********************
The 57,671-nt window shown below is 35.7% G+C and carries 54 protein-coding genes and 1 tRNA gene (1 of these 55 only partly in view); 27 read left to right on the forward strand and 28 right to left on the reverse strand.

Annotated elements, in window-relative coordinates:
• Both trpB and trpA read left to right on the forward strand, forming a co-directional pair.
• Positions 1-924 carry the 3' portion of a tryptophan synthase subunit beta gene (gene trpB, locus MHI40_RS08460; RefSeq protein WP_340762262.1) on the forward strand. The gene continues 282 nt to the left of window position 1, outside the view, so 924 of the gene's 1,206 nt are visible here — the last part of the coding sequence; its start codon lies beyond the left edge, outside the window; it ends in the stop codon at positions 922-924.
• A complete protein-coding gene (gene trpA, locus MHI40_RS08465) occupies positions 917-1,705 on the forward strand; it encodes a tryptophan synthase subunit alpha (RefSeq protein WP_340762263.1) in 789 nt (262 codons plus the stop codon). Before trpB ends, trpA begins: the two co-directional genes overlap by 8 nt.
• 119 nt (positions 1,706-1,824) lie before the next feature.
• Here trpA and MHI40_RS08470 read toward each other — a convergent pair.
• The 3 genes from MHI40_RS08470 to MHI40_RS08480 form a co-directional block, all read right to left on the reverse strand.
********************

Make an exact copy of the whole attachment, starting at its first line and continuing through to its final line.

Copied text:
The 57,671-nt window shown below is 35.7% G+C and carries 54 protein-coding genes and 1 tRNA gene (1 of these 55 only partly in view); 27 read left to right on the forward strand and 28 right to left on the reverse strand.

Annotated elements, in window-relative coordinates:
• Both trpB and trpA read left to right on the forward strand, forming a co-directional pair.
• Positions 1-924 carry the 3' portion of a tryptophan synthase subunit beta gene (gene trpB, locus MHI40_RS08460; RefSeq protein WP_340762262.1) on the forward strand. The gene continues 282 nt to the left of window position 1, outside the view, so 924 of the gene's 1,206 nt are visible here — the last part of the coding sequence; its start codon lies beyond the left edge, outside the window; it ends in the stop codon at positions 922-924.
• A complete protein-coding gene (gene trpA, locus MHI40_RS08465) occupies positions 917-1,705 on the forward strand; it encodes a tryptophan synthase subunit alpha (RefSeq protein WP_340762263.1) in 789 nt (262 codons plus the stop codon). Before trpB ends, trpA begins: the two co-directional genes overlap by 8 nt.
• 119 nt (positions 1,706-1,824) lie before the next feature.
• Here trpA and MHI40_RS08470 read toward each other — a convergent pair.
• The 3 genes from MHI40_RS08470 to MHI40_RS08480 form a co-directional block, all read right to left on the reverse strand.